Saturday, December 19, 2009
Friday, December 18, 2009
There are a few people who have influenced in the last decade, and I was just thinking about who they are, how I found them, and how they are connected.
While visiting my in-laws we were served home-made kefir and raw milk. I was definitely hesitant at first, but we didn't get sick. My mother-in-law (MIL) also showed us Nourishing Traditions (NT). We read & discussed the whole visit, and came away with a bunch of new ideas.
The MIL bought us our own copy of NT, as well as a copy of Wild Fermentation by Sandor Ellix Katz, aka Sandorkraut. This book blew my mind. It's not just a recipe book. It continued to change my thinking about micro-organisms and about industrial vs. home-made food. It also got me thinking about issues beyond food: death, compost, and social change. When he wrote a second book, The Revolution will not be Microwaved, I bought it and read it immediately. Both of Sandor's books have a safe home on my small bookshelf.
While trying to learn more about Ginger Soda, I came across an article called The Economics of Fermentation by Charles Eisenstein. Something about this guy's writing spoke to me. It was wonderful to read, and made complete sense to my way of thinking. I looked for more, and found his book The Yoga of Eating. It blew my mind. For the first time I understood Yoga Breathing. I now read everything he writes (book, blog, audio, video).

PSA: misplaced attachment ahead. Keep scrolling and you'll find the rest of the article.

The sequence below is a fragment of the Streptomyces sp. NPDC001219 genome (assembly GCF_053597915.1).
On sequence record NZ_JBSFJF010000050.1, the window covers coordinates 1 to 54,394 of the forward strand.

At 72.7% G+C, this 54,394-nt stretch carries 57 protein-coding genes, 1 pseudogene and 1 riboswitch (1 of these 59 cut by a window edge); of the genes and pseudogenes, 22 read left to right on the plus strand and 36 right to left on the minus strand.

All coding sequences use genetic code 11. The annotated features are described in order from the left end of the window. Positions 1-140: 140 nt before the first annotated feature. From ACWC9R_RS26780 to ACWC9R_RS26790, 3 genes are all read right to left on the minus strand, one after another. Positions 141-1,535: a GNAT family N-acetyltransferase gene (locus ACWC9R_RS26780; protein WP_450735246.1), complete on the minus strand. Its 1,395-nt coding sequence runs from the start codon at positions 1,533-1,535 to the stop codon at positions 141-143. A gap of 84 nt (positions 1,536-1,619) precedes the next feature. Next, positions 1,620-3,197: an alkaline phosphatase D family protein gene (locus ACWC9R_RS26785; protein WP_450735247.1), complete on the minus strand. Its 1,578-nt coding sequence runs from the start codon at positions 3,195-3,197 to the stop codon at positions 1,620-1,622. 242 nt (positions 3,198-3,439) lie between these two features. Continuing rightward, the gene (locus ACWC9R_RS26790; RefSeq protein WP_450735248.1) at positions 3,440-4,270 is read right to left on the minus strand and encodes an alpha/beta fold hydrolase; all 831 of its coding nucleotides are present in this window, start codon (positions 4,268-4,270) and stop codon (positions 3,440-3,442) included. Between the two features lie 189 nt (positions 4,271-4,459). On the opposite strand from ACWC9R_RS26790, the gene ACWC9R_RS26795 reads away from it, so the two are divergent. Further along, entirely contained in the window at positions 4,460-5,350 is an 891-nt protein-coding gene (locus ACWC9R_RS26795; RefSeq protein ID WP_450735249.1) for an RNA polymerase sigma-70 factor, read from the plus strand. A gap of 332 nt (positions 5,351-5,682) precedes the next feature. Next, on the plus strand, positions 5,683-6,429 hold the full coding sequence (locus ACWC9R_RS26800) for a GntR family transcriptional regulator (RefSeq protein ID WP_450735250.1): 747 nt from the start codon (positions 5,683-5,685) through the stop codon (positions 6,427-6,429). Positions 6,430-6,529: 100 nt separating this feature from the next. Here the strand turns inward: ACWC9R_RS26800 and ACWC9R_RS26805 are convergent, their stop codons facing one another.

Sandor Katz came to Seattle to give a workshop in the summer 2006. My twins were just 5 months old, but I went anyway, exhausted but enthusiastic. He was teaching Wild Fermentation, while Frank Cook was teaching Wild Foods. I had never thought of eating wild, and Frank was way over my head, but he sure got me thinking. He recommended a book called Botany in a Day by Tom Elpel. Tom had self-published 4 books, and offered them all together at a discount, so I went for it. The others are Direct Pointing to Real Wealth (which fell flat with me, but maybe it's time to re-read), Participating in Nature (which got me thinking about primitive living skills; now I go in to the woods almost every week), and Living Homes. Now I'm working on plans to build a new house for my family. While I won't be building in quite the same way as Elpel, his thinking about the how & why of homes has shaped me greatly. More recently I read Rob Roy on Cordwood & other topics, and realize that I match Rob's outlook on life more closely than Tom's.
There's another thread, and I can't remember all the details. Even though I love learning, I deeply disliked going to school. So much about it seemed wrong. I heard claims that I was supposed to be learning math, science, literature, etc., but actually was learning very little of those things for the time I was there. It was such a cruel place at the same time. I decided early on to homeschool.